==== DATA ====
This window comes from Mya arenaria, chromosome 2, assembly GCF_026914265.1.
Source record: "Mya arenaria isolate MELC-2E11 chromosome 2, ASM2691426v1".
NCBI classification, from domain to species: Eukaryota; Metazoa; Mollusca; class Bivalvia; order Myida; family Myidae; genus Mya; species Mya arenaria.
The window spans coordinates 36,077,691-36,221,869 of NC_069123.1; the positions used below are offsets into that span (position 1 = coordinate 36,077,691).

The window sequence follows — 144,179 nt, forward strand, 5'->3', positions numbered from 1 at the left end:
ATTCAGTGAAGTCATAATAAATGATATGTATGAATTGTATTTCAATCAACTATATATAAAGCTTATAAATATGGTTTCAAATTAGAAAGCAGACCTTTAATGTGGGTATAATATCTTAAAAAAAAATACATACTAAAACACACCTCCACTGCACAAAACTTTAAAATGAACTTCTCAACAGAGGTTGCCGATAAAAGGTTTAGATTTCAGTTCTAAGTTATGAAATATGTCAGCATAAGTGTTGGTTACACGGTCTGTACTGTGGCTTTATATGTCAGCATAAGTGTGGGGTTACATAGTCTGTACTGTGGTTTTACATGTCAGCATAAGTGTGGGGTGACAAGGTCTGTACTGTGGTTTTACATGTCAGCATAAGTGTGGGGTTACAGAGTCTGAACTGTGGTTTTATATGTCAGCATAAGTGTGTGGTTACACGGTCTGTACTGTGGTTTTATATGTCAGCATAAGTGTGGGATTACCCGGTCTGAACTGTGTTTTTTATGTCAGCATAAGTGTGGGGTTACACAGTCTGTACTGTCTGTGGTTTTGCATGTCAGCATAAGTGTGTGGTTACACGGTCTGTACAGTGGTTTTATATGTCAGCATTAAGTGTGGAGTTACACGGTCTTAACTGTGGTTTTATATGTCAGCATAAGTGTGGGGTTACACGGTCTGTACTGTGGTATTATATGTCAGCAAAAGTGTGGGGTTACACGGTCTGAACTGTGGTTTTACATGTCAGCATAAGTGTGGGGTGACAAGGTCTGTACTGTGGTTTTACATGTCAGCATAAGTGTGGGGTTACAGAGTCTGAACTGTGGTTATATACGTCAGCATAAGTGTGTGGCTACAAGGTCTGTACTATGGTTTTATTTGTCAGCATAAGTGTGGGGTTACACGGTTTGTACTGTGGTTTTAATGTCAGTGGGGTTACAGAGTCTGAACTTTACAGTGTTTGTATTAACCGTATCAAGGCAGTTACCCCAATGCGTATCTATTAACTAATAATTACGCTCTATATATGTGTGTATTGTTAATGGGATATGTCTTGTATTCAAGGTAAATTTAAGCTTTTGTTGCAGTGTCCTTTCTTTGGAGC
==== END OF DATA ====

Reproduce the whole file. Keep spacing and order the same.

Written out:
This window comes from Mya arenaria, chromosome 2, assembly GCF_026914265.1.
Source record: "Mya arenaria isolate MELC-2E11 chromosome 2, ASM2691426v1".
NCBI classification, from domain to species: Eukaryota; Metazoa; Mollusca; class Bivalvia; order Myida; family Myidae; genus Mya; species Mya arenaria.
The window spans coordinates 36,077,691-36,221,869 of NC_069123.1; the positions used below are offsets into that span (position 1 = coordinate 36,077,691).

The window sequence follows — 144,179 nt, forward strand, 5'->3', positions numbered from 1 at the left end:
ATTCAGTGAAGTCATAATAAATGATATGTATGAATTGTATTTCAATCAACTATATATAAAGCTTATAAATATGGTTTCAAATTAGAAAGCAGACCTTTAATGTGGGTATAATATCTTAAAAAAAAATACATACTAAAACACACCTCCACTGCACAAAACTTTAAAATGAACTTCTCAACAGAGGTTGCCGATAAAAGGTTTAGATTTCAGTTCTAAGTTATGAAATATGTCAGCATAAGTGTTGGTTACACGGTCTGTACTGTGGCTTTATATGTCAGCATAAGTGTGGGGTTACATAGTCTGTACTGTGGTTTTACATGTCAGCATAAGTGTGGGGTGACAAGGTCTGTACTGTGGTTTTACATGTCAGCATAAGTGTGGGGTTACAGAGTCTGAACTGTGGTTTTATATGTCAGCATAAGTGTGTGGTTACACGGTCTGTACTGTGGTTTTATATGTCAGCATAAGTGTGGGATTACCCGGTCTGAACTGTGTTTTTTATGTCAGCATAAGTGTGGGGTTACACAGTCTGTACTGTCTGTGGTTTTGCATGTCAGCATAAGTGTGTGGTTACACGGTCTGTACAGTGGTTTTATATGTCAGCATTAAGTGTGGAGTTACACGGTCTTAACTGTGGTTTTATATGTCAGCATAAGTGTGGGGTTACACGGTCTGTACTGTGGTATTATATGTCAGCAAAAGTGTGGGGTTACACGGTCTGAACTGTGGTTTTACATGTCAGCATAAGTGTGGGGTGACAAGGTCTGTACTGTGGTTTTACATGTCAGCATAAGTGTGGGGTTACAGAGTCTGAACTGTGGTTATATACGTCAGCATAAGTGTGTGGCTACAAGGTCTGTACTATGGTTTTATTTGTCAGCATAAGTGTGGGGTTACACGGTTTGTACTGTGGTTTTAATGTCAGTGGGGTTACAGAGTCTGAACTTTACAGTGTTTGTATTAACCGTATCAAGGCAGTTACCCCAATGCGTATCTATTAACTAATAATTACGCTCTATATATGTGTGTATTGTTAATGGGATATGTCTTGTATTCAAGGTAAATTTAAGCTTTTGTTGCAGTGTCCTTTCTTTGGAGC